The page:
When number pyramids have a sequence on the bottom layer, some interesting patterns emerge...

This is an interactivity in which you have to sort the steps in the completion of the square into the correct order to prove the formula for the solutions of quadratic equations.

Show that for any triangle it is always possible to construct 3 touching circles with centres at the vertices. Is it possible to construct touching circles centred at the vertices of any polygon?

To avoid losing think of another very well known game where the patterns of play are similar.

A and B are two interlocking cogwheels having p teeth and q teeth respectively. One tooth on B is painted red. Find the values of p and q for which the red tooth on B contacts every gap on the. . . .

Start with any number of counters in any number of piles. 2 players take it in turns to remove any number of counters from a single pile. The winner is the player to take the last counter.

Charlie likes tablecloths that use as many colours as possible, but insists that his tablecloths have some symmetry. Can you work out how many colours he needs for different tablecloth designs?

This resource contains interactive problems to support work on number sequences at Key Stage 4.

Players take it in turns to choose a dot on the grid. The winner is the first to have four dots that can be joined to form a square.

Place a red counter in the top left corner of a 4x4 array, which is covered by 14 other smaller counters, leaving a gap in the bottom right hand corner (HOME). What is the smallest number of moves. . . .

Draw some isosceles triangles with an area of $9$cm$^2$ and a vertex at (20,20). If all the vertices must have whole number coordinates, how many is it possible to draw?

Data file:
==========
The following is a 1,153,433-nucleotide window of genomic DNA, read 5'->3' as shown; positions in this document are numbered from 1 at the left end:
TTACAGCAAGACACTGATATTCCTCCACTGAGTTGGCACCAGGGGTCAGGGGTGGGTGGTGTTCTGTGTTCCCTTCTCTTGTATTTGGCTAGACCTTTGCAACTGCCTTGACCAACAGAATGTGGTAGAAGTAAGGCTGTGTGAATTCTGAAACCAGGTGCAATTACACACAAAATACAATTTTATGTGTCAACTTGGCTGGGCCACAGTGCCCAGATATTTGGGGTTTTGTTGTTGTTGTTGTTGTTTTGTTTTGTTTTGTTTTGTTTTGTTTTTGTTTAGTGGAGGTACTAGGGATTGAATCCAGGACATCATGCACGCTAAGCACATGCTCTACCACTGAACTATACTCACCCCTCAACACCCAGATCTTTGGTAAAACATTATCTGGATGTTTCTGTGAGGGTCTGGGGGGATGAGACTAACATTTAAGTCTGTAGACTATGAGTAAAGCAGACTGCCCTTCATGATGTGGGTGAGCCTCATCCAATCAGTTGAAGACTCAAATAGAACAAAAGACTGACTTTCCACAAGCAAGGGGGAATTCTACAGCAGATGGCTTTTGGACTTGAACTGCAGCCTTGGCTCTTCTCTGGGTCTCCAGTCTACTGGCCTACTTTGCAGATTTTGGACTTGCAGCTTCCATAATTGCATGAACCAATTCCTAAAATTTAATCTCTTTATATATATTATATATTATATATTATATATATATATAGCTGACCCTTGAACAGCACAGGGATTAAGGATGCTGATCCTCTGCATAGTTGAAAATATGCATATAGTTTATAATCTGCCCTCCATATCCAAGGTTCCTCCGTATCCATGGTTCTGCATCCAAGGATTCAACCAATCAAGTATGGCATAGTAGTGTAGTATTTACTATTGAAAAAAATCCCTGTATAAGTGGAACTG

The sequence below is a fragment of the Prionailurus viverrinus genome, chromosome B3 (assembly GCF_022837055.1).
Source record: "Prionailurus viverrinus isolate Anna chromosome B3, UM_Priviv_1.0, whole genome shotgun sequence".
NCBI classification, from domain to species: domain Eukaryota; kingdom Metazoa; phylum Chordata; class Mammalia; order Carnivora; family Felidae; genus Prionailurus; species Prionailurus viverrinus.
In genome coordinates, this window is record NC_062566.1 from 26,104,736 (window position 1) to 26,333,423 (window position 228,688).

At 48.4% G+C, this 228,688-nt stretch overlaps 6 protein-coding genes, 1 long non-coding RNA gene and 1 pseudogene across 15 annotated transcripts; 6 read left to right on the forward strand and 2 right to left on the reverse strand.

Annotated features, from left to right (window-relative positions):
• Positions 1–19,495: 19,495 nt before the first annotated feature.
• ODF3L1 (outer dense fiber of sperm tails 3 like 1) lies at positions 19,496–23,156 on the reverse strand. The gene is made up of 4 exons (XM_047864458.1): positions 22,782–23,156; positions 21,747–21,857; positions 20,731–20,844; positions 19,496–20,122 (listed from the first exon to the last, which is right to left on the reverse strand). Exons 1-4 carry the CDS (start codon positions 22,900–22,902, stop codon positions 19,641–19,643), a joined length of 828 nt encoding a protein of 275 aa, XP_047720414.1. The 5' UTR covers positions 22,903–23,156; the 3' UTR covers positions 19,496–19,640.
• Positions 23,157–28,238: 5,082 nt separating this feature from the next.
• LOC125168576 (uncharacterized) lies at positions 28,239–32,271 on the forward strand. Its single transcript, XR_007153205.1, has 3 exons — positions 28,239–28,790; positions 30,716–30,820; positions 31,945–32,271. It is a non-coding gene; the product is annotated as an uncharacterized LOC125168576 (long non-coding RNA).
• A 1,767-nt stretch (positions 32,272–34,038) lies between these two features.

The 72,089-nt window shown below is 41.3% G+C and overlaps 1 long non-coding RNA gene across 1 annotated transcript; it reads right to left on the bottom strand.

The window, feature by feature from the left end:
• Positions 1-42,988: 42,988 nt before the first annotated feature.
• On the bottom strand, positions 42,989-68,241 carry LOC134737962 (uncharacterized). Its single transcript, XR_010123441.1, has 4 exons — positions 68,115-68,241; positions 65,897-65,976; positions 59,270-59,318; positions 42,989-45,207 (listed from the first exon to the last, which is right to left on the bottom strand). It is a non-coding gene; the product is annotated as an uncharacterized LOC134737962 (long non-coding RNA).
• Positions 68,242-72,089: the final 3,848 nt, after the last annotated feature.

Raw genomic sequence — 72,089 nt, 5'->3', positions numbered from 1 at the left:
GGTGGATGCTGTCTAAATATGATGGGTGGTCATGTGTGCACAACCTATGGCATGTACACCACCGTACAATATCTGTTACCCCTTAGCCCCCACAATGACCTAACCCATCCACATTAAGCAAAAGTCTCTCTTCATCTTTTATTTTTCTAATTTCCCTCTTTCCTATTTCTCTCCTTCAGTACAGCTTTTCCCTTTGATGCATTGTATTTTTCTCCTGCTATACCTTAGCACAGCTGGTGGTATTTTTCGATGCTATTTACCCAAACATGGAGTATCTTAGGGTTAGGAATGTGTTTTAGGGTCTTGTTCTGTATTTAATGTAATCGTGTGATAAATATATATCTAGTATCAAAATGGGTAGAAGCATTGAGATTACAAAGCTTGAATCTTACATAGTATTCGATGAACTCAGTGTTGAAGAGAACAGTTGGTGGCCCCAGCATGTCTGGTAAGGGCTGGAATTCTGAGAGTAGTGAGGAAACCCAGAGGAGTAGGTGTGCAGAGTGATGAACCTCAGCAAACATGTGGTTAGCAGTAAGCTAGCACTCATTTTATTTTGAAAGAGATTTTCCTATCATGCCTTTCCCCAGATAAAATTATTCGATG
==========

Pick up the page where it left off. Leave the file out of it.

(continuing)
The opposite vertices of a square have coordinates (a,b) and (c,d). What are the coordinates of the other vertices?

Can you find a reliable strategy for choosing coordinates that will locate the robber in the minimum number of guesses?

The aim of the game is to slide the green square from the top right hand corner to the bottom left hand corner in the least number of moves.

You can move the 4 pieces of the jigsaw and fit them into both outlines. Explain what has happened to the missing one unit of area.

There are 27 small cubes in a 3 x 3 x 3 cube, 54 faces being visible at any one time. Is it possible to reorganise these cubes so that by dipping the large cube into a pot of paint three times you. . . .

Is this a fair game? How many ways are there of creating a fair game by adding odd and even numbers?

Can you use small coloured cubes to make a 3 by 3 by 3 cube so that each face of the bigger cube contains one of each colour?

These formulae are often quoted, but rarely proved. In this article, we derive the formulae for the volumes of a square-based pyramid and a cone, using relatively simple mathematical concepts.

Can you give the coordinates of the vertices of the fifth point in the patterm on this 3D grid?

Learn how to use the Shuffles interactivity by running through these tutorial demonstrations.

Discover a handy way to describe reorderings and solve our anagram in the process.

Can you beat the computer in the challenging strategy game?